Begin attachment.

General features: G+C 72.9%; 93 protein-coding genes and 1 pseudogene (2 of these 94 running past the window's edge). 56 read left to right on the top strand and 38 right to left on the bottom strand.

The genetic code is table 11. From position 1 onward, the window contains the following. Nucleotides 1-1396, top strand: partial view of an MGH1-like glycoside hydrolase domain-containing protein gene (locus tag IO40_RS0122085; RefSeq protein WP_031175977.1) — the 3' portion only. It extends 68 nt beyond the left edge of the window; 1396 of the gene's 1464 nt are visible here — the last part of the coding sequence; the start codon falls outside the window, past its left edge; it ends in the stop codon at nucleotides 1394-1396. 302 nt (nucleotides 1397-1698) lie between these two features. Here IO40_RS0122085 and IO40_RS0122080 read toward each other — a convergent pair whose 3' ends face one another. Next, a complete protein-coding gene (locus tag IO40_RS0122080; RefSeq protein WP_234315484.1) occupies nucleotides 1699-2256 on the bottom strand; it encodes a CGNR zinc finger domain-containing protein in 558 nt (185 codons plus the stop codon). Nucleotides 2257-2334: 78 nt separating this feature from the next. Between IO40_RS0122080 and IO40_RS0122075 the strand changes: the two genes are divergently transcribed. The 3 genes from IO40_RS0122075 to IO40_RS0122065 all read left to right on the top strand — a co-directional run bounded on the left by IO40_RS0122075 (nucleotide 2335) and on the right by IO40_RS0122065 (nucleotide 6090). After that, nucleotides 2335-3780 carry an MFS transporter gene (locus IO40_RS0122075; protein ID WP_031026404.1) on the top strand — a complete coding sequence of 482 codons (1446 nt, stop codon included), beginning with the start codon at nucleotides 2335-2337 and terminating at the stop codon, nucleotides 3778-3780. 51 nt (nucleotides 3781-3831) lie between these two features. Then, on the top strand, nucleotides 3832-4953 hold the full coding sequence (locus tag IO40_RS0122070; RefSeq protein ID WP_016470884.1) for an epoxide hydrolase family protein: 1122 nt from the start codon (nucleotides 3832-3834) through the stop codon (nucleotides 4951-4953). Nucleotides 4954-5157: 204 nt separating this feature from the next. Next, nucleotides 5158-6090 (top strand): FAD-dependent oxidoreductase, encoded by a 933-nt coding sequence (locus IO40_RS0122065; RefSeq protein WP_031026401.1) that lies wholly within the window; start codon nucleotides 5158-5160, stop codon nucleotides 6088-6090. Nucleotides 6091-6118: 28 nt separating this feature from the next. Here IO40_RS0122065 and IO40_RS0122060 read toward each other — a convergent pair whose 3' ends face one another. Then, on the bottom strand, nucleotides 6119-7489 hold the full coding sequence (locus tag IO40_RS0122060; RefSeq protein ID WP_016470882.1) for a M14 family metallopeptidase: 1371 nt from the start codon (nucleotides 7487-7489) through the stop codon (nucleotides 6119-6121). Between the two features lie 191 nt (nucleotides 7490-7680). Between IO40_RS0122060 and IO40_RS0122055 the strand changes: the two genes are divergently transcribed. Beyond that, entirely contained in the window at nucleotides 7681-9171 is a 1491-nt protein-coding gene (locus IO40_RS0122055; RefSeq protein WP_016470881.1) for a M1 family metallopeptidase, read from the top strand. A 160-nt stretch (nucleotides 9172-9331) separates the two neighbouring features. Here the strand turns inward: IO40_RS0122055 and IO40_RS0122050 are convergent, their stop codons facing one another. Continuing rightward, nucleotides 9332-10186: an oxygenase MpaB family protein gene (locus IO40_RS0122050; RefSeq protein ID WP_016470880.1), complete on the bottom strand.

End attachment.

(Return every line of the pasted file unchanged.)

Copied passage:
General features: G+C 72.9%; 93 protein-coding genes and 1 pseudogene (2 of these 94 running past the window's edge). 56 read left to right on the top strand and 38 right to left on the bottom strand.

The genetic code is table 11. From position 1 onward, the window contains the following. Nucleotides 1-1396, top strand: partial view of an MGH1-like glycoside hydrolase domain-containing protein gene (locus tag IO40_RS0122085; RefSeq protein WP_031175977.1) — the 3' portion only. It extends 68 nt beyond the left edge of the window; 1396 of the gene's 1464 nt are visible here — the last part of the coding sequence; the start codon falls outside the window, past its left edge; it ends in the stop codon at nucleotides 1394-1396. 302 nt (nucleotides 1397-1698) lie between these two features. Here IO40_RS0122085 and IO40_RS0122080 read toward each other — a convergent pair whose 3' ends face one another. Next, a complete protein-coding gene (locus tag IO40_RS0122080; RefSeq protein WP_234315484.1) occupies nucleotides 1699-2256 on the bottom strand; it encodes a CGNR zinc finger domain-containing protein in 558 nt (185 codons plus the stop codon). Nucleotides 2257-2334: 78 nt separating this feature from the next. Between IO40_RS0122080 and IO40_RS0122075 the strand changes: the two genes are divergently transcribed. The 3 genes from IO40_RS0122075 to IO40_RS0122065 all read left to right on the top strand — a co-directional run bounded on the left by IO40_RS0122075 (nucleotide 2335) and on the right by IO40_RS0122065 (nucleotide 6090). After that, nucleotides 2335-3780 carry an MFS transporter gene (locus IO40_RS0122075; protein ID WP_031026404.1) on the top strand — a complete coding sequence of 482 codons (1446 nt, stop codon included), beginning with the start codon at nucleotides 2335-2337 and terminating at the stop codon, nucleotides 3778-3780. 51 nt (nucleotides 3781-3831) lie between these two features. Then, on the top strand, nucleotides 3832-4953 hold the full coding sequence (locus tag IO40_RS0122070; RefSeq protein ID WP_016470884.1) for an epoxide hydrolase family protein: 1122 nt from the start codon (nucleotides 3832-3834) through the stop codon (nucleotides 4951-4953). Nucleotides 4954-5157: 204 nt separating this feature from the next. Next, nucleotides 5158-6090 (top strand): FAD-dependent oxidoreductase, encoded by a 933-nt coding sequence (locus IO40_RS0122065; RefSeq protein WP_031026401.1) that lies wholly within the window; start codon nucleotides 5158-5160, stop codon nucleotides 6088-6090. Nucleotides 6091-6118: 28 nt separating this feature from the next. Here IO40_RS0122065 and IO40_RS0122060 read toward each other — a convergent pair whose 3' ends face one another. Then, on the bottom strand, nucleotides 6119-7489 hold the full coding sequence (locus tag IO40_RS0122060; RefSeq protein ID WP_016470882.1) for a M14 family metallopeptidase: 1371 nt from the start codon (nucleotides 7487-7489) through the stop codon (nucleotides 6119-6121). Between the two features lie 191 nt (nucleotides 7490-7680). Between IO40_RS0122060 and IO40_RS0122055 the strand changes: the two genes are divergently transcribed. Beyond that, entirely contained in the window at nucleotides 7681-9171 is a 1491-nt protein-coding gene (locus IO40_RS0122055; RefSeq protein WP_016470881.1) for a M1 family metallopeptidase, read from the top strand. A 160-nt stretch (nucleotides 9172-9331) separates the two neighbouring features. Here the strand turns inward: IO40_RS0122055 and IO40_RS0122050 are convergent, their stop codons facing one another. Continuing rightward, nucleotides 9332-10186: an oxygenase MpaB family protein gene (locus IO40_RS0122050; RefSeq protein ID WP_016470880.1), complete on the bottom strand.